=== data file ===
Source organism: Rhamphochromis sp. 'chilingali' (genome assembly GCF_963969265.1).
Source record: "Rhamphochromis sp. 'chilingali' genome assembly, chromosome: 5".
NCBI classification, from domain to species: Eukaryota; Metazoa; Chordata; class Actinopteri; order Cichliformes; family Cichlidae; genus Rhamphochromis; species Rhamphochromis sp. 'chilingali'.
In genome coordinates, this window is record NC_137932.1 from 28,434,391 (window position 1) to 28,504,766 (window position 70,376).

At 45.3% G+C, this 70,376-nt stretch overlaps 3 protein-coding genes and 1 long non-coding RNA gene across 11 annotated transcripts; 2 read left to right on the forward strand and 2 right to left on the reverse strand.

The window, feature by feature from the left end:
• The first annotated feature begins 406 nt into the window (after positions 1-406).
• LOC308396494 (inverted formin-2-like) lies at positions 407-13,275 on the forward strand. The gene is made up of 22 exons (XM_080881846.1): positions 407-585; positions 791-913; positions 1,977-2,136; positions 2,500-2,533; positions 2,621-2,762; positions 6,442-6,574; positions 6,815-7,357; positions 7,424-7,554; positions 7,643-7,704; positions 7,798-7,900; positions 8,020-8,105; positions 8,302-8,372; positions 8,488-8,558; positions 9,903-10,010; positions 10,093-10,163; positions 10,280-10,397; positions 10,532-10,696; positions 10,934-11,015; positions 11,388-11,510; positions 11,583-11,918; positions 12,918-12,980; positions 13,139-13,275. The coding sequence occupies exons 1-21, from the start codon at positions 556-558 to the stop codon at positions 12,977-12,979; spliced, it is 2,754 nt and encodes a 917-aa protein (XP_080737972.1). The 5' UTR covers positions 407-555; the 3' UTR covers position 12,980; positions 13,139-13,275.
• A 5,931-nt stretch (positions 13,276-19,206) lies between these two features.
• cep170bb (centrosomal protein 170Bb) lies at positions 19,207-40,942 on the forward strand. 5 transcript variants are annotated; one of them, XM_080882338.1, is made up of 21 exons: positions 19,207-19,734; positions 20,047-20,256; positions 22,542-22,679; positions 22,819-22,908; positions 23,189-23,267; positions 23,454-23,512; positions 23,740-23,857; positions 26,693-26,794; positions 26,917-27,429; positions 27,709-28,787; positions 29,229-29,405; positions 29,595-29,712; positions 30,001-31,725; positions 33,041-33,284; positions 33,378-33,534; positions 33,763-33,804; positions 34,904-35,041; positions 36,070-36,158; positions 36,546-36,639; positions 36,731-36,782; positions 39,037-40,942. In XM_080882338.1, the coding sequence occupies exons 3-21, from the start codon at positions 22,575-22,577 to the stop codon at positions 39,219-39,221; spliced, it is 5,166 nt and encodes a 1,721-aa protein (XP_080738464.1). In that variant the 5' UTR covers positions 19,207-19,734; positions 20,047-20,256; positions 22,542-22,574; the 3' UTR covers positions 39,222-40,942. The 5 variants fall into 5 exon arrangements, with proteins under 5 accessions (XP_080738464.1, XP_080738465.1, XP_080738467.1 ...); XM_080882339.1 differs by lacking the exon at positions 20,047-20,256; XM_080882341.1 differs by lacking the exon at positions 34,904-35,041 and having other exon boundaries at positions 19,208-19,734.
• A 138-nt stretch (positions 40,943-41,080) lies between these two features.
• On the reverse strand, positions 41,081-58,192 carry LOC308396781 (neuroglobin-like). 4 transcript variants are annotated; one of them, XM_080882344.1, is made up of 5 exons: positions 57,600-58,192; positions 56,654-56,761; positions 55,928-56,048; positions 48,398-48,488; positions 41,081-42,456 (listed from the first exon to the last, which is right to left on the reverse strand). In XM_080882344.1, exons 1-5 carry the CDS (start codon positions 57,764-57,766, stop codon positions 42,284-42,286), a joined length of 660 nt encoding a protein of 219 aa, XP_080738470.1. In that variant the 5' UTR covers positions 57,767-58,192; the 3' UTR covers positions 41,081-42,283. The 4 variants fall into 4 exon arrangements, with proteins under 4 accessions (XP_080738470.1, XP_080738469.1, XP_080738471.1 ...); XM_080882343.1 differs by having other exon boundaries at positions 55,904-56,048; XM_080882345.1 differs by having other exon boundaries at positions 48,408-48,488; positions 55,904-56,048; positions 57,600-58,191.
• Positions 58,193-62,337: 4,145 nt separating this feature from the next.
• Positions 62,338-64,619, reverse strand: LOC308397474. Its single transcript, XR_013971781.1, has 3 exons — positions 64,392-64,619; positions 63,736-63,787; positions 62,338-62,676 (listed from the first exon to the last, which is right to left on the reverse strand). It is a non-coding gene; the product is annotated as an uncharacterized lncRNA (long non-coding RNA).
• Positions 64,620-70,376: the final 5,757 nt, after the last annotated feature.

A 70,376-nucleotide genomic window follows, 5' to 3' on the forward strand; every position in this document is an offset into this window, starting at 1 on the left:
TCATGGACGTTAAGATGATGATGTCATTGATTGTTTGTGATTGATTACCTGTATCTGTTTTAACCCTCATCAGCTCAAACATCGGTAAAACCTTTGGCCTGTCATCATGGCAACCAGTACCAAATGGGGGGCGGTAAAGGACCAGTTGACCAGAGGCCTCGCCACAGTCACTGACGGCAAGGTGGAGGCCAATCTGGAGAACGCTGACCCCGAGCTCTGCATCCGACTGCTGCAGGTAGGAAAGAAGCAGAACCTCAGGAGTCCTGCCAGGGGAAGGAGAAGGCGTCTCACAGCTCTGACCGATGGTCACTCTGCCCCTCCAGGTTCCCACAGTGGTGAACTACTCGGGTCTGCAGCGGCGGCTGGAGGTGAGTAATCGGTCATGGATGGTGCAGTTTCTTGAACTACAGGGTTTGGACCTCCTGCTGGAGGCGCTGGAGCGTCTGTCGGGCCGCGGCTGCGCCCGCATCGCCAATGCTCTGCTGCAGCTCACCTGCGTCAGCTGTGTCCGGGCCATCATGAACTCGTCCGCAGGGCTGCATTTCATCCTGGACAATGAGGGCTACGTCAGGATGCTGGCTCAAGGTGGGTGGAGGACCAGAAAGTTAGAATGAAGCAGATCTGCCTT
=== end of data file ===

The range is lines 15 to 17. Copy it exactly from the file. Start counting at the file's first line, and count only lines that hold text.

• Positions 64,620-70,376: the final 5,757 nt, after the last annotated feature.

A 70,376-nucleotide genomic window follows, 5' to 3' on the forward strand; every position in this document is an offset into this window, starting at 1 on the left:
TCATGGACGTTAAGATGATGATGTCATTGATTGTTTGTGATTGATTACCTGTATCTGTTTTAACCCTCATCAGCTCAAACATCGGTAAAACCTTTGGCCTGTCATCATGGCAACCAGTACCAAATGGGGGGCGGTAAAGGACCAGTTGACCAGAGGCCTCGCCACAGTCACTGACGGCAAGGTGGAGGCCAATCTGGAGAACGCTGACCCCGAGCTCTGCATCCGACTGCTGCAGGTAGGAAAGAAGCAGAACCTCAGGAGTCCTGCCAGGGGAAGGAGAAGGCGTCTCACAGCTCTGACCGATGGTCACTCTGCCCCTCCAGGTTCCCACAGTGGTGAACTACTCGGGTCTGCAGCGGCGGCTGGAGGTGAGTAATCGGTCATGGATGGTGCAGTTTCTTGAACTACAGGGTTTGGACCTCCTGCTGGAGGCGCTGGAGCGTCTGTCGGGCCGCGGCTGCGCCCGCATCGCCAATGCTCTGCTGCAGCTCACCTGCGTCAGCTGTGTCCGGGCCATCATGAACTCGTCCGCAGGGCTGCATTTCATCCTGGACAATGAGGGCTACGTCAGGATGCTGGCTCAAGGTGGGTGGAGGACCAGAAAGTTAGAATGAAGCAGATCTGCCTT